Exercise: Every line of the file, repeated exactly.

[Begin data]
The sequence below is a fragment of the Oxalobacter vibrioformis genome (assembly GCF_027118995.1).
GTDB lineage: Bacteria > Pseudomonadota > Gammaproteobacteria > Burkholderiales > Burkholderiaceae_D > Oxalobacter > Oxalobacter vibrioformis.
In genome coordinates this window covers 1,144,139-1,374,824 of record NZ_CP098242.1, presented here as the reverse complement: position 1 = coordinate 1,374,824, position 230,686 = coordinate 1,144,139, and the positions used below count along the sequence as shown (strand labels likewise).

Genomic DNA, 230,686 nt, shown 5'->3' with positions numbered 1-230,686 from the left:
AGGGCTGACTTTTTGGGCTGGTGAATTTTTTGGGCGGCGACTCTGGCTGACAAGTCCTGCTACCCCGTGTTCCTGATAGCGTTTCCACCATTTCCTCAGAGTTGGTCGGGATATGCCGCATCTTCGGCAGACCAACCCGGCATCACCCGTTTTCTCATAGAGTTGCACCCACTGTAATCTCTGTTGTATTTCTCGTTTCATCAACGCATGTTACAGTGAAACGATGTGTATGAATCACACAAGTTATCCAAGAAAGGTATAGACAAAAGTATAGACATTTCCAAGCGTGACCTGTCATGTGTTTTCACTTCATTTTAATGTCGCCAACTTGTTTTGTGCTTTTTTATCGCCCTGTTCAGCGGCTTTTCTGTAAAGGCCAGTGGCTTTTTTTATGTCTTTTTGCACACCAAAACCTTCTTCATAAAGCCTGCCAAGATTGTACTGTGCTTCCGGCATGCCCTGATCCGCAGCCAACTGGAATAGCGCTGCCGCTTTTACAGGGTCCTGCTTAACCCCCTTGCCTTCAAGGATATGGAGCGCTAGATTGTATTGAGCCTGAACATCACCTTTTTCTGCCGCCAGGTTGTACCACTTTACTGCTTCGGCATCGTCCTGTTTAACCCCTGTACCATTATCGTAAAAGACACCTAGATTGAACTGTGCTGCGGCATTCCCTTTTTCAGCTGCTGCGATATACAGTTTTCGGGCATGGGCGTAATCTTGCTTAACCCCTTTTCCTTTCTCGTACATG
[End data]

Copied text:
The sequence below is a fragment of the Oxalobacter vibrioformis genome (assembly GCF_027118995.1).
GTDB lineage: Bacteria > Pseudomonadota > Gammaproteobacteria > Burkholderiales > Burkholderiaceae_D > Oxalobacter > Oxalobacter vibrioformis.
In genome coordinates this window covers 1,144,139-1,374,824 of record NZ_CP098242.1, presented here as the reverse complement: position 1 = coordinate 1,374,824, position 230,686 = coordinate 1,144,139, and the positions used below count along the sequence as shown (strand labels likewise).

Genomic DNA, 230,686 nt, shown 5'->3' with positions numbered 1-230,686 from the left:
AGGGCTGACTTTTTGGGCTGGTGAATTTTTTGGGCGGCGACTCTGGCTGACAAGTCCTGCTACCCCGTGTTCCTGATAGCGTTTCCACCATTTCCTCAGAGTTGGTCGGGATATGCCGCATCTTCGGCAGACCAACCCGGCATCACCCGTTTTCTCATAGAGTTGCACCCACTGTAATCTCTGTTGTATTTCTCGTTTCATCAACGCATGTTACAGTGAAACGATGTGTATGAATCACACAAGTTATCCAAGAAAGGTATAGACAAAAGTATAGACATTTCCAAGCGTGACCTGTCATGTGTTTTCACTTCATTTTAATGTCGCCAACTTGTTTTGTGCTTTTTTATCGCCCTGTTCAGCGGCTTTTCTGTAAAGGCCAGTGGCTTTTTTTATGTCTTTTTGCACACCAAAACCTTCTTCATAAAGCCTGCCAAGATTGTACTGTGCTTCCGGCATGCCCTGATCCGCAGCCAACTGGAATAGCGCTGCCGCTTTTACAGGGTCCTGCTTAACCCCCTTGCCTTCAAGGATATGGAGCGCTAGATTGTATTGAGCCTGAACATCACCTTTTTCTGCCGCCAGGTTGTACCACTTTACTGCTTCGGCATCGTCCTGTTTAACCCCTGTACCATTATCGTAAAAGACACCTAGATTGAACTGTGCTGCGGCATTCCCTTTTTCAGCTGCTGCGATATACAGTTTTCGGGCATGGGCGTAATCTTGCTTAACCCCTTTTCCTTTCTCGTACATG